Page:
- Women represent just 11% of the global information security workforce, and more than half of women working in cybersecurity have reported some kind of workplace discrimination, according to the Women in Cybersecurity workforce study from the Center for Cyber Safety and Education, (ISC)2 and the Executive Women's Forum on information security, risk management and privacy. The study had responses from 19,000 information security professionals from 170 nations.
- Women in cybersecurity also earn less money than men at every level and hold fewer senior-level positions, despite having higher levels of education than men. Half of women surveyed held a master’s degree or higher, compared to 45% of men.
- "While there is significant demand for high-skilled workers, there is also a critical pipeline issue of women joining our cybersecurity workforce," said Sloane Menkes, PwC principal and global crisis center coordinator, in a statement. "Cybersecurity leaders need to commit to reversing this trend — from our universities to our board rooms — before the issue is irreversible.”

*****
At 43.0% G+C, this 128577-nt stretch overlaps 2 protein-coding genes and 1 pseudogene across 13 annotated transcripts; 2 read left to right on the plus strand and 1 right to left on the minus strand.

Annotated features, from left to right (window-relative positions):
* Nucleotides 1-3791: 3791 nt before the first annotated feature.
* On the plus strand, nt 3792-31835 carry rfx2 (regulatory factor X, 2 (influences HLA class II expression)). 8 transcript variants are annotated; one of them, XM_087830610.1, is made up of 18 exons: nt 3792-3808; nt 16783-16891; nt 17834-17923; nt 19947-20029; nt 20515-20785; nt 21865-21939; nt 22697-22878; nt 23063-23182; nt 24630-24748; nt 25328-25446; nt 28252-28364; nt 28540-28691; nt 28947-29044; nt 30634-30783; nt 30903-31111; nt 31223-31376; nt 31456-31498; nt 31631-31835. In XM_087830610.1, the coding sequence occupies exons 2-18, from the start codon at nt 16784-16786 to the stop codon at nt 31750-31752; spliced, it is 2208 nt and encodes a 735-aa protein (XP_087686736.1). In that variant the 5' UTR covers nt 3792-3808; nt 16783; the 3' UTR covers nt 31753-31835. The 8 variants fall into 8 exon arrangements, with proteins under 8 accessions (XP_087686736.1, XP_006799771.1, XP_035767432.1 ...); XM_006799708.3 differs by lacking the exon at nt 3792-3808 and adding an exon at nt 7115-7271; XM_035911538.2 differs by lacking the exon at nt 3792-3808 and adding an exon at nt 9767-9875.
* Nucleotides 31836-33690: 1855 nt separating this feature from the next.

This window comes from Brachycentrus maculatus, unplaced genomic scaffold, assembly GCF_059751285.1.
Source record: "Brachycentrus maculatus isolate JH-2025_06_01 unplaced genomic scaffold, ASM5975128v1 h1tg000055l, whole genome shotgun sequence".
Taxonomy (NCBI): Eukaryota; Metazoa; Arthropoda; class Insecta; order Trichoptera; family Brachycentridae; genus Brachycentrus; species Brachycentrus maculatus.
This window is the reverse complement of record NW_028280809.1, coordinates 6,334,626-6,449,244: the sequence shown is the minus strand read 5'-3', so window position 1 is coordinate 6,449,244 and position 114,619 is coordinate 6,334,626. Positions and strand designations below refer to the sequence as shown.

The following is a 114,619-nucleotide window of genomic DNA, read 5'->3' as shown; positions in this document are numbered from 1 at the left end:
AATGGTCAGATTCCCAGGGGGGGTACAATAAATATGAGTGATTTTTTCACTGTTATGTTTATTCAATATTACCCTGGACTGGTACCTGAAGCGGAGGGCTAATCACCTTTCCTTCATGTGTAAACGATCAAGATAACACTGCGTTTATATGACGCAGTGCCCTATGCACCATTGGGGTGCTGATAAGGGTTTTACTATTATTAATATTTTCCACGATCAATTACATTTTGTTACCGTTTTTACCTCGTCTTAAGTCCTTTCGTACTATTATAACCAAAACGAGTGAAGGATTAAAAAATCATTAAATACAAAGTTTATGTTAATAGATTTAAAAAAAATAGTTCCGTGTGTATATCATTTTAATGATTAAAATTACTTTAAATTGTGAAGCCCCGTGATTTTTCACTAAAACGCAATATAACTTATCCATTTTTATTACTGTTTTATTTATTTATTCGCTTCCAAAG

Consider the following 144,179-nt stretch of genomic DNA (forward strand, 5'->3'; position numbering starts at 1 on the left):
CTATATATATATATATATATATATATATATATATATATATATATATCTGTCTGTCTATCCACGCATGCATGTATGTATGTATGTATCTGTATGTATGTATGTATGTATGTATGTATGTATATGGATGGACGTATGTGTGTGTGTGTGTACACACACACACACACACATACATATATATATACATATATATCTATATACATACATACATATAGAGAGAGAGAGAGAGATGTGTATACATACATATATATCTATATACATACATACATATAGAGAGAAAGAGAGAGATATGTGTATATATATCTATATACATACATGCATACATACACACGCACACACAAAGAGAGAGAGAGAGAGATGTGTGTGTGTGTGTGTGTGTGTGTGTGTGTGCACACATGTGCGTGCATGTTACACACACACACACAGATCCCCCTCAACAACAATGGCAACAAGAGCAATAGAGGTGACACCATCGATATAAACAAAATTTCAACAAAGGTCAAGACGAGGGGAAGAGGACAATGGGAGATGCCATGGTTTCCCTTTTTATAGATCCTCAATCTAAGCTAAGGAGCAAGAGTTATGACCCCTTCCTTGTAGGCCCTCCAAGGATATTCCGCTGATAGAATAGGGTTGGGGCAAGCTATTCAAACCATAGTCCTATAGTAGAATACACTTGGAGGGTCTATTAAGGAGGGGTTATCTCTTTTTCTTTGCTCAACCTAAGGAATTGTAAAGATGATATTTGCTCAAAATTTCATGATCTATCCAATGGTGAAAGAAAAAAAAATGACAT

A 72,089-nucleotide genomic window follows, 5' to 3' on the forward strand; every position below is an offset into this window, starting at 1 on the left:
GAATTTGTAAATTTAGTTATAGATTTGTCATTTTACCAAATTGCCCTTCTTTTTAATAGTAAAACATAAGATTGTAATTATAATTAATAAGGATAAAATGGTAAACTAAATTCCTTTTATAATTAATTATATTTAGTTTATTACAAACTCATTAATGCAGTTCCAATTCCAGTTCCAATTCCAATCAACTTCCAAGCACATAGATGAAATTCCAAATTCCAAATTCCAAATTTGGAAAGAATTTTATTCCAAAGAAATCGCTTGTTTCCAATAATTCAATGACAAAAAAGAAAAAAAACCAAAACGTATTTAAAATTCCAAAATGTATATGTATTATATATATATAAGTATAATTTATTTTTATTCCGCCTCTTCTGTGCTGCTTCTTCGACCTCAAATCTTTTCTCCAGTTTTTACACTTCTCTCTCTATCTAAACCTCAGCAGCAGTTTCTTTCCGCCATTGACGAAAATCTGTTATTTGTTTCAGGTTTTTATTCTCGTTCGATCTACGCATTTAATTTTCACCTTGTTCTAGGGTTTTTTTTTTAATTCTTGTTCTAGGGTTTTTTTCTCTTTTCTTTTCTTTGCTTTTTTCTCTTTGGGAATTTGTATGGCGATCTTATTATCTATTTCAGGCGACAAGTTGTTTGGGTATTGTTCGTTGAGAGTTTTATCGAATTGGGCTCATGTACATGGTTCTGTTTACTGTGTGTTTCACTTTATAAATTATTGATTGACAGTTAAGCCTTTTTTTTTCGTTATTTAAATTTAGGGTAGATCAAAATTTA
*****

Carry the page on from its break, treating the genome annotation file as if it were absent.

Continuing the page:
The talent shortage in cyber is far worse than in other areas of tech, but unlike other areas, it’s not getting any better. In 2015, (ISC)2 reported that for two years, the number of women globally in the cybersecurity profession remained unchanged at 10% of the workforce. Another study from Women's Society of Cyberjutsu estimates that 11% of the cybersecurity workforce are women.
Despite a growing number of companies with initiatives designed to boost the number of women in cyber and tech overall, the number of women in the field has stagnated.
Companies need to help women get ahead in cyber if there is any hope of having enough cybersecurity experts to fill coming needs, but a solid strategy remains elusive.
The need for more mentors and role models continually emerges in tech gender gap surveys, while schools are experimenting with programs that can interest more young girls in cybersecurity careers.
Beyond that, many companies and career experts are still searching for strategies that can help boost the number of women pursuing cybersecurity careers and support gender diversity in the field.